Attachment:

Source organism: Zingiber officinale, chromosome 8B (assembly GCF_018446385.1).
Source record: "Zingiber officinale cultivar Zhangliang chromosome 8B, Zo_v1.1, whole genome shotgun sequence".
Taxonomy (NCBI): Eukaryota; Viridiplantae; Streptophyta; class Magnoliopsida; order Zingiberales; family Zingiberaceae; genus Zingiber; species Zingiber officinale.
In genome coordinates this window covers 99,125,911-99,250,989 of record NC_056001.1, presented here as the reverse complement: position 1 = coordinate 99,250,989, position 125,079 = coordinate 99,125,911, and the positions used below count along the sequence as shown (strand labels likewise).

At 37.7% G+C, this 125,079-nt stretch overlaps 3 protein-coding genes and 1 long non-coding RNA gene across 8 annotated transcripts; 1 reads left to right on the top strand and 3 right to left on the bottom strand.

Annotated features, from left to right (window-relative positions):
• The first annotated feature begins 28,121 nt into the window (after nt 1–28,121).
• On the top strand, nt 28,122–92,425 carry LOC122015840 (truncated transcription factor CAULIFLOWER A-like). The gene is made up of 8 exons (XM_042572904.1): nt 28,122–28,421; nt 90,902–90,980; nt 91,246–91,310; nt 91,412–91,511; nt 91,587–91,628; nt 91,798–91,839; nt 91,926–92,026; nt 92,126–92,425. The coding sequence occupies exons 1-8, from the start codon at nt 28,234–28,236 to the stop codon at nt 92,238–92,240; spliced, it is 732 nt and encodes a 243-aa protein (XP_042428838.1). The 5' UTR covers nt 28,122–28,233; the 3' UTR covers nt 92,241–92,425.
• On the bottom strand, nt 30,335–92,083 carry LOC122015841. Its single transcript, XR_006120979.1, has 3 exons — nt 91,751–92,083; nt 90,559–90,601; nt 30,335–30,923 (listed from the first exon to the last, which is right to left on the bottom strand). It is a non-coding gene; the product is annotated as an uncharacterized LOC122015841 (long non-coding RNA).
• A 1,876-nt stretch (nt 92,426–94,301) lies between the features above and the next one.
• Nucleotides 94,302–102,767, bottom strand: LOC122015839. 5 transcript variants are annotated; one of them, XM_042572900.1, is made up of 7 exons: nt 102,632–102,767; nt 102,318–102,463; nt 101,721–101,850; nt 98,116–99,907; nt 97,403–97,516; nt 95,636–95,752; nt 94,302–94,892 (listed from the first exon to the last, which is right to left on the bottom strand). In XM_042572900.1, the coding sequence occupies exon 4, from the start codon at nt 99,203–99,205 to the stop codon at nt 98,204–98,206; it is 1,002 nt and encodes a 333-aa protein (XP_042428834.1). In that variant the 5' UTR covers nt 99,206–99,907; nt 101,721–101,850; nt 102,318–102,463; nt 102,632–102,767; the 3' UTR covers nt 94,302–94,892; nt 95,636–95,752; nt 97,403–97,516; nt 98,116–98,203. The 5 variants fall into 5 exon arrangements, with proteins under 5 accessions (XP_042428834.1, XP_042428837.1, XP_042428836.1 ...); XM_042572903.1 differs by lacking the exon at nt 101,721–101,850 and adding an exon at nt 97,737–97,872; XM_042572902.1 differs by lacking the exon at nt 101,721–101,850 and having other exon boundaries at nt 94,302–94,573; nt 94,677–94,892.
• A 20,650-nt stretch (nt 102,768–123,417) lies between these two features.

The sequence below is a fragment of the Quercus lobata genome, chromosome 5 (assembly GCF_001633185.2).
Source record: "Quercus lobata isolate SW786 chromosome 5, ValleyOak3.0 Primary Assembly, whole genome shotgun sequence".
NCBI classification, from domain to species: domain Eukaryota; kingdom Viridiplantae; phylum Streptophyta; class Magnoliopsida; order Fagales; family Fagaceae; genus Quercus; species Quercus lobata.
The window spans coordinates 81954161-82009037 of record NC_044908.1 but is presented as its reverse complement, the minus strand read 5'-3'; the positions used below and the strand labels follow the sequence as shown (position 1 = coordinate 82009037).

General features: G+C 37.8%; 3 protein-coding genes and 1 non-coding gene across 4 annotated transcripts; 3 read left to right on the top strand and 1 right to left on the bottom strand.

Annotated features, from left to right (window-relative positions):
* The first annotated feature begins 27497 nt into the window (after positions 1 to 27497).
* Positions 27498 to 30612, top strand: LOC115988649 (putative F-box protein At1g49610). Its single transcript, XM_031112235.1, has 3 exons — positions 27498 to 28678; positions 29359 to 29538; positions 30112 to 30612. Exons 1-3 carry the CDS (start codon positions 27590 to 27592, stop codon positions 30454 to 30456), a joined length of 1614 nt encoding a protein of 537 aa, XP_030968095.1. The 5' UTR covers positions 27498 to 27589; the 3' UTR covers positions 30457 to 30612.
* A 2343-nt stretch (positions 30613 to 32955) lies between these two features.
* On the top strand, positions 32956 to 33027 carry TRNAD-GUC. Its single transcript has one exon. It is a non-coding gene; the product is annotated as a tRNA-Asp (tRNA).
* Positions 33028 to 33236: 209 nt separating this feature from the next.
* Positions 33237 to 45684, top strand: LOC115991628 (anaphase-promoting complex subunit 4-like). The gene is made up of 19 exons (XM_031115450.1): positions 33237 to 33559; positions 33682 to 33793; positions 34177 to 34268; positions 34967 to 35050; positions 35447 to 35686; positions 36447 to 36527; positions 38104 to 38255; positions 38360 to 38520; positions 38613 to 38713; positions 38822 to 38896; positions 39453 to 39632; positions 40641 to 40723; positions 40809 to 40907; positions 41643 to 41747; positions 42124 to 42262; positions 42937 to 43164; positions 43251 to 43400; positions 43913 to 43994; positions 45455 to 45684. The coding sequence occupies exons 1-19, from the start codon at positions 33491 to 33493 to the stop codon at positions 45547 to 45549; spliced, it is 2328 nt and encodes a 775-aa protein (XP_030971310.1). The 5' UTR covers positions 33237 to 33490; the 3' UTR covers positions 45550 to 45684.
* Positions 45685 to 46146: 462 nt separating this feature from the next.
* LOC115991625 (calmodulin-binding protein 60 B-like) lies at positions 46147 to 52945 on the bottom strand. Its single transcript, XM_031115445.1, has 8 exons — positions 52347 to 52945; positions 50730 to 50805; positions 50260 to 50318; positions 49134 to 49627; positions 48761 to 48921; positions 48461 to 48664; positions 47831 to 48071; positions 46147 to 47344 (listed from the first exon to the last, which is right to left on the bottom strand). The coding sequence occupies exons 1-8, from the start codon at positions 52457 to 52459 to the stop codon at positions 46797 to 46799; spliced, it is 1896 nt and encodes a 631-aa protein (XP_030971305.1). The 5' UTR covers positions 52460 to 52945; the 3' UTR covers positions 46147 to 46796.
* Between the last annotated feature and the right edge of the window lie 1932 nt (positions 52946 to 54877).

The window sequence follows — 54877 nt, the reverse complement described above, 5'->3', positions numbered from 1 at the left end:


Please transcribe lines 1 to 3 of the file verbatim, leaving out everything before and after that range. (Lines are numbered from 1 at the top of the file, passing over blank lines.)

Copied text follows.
Source organism: Zingiber officinale, chromosome 8B (assembly GCF_018446385.1).
Source record: "Zingiber officinale cultivar Zhangliang chromosome 8B, Zo_v1.1, whole genome shotgun sequence".
Taxonomy (NCBI): Eukaryota; Viridiplantae; Streptophyta; class Magnoliopsida; order Zingiberales; family Zingiberaceae; genus Zingiber; species Zingiber officinale.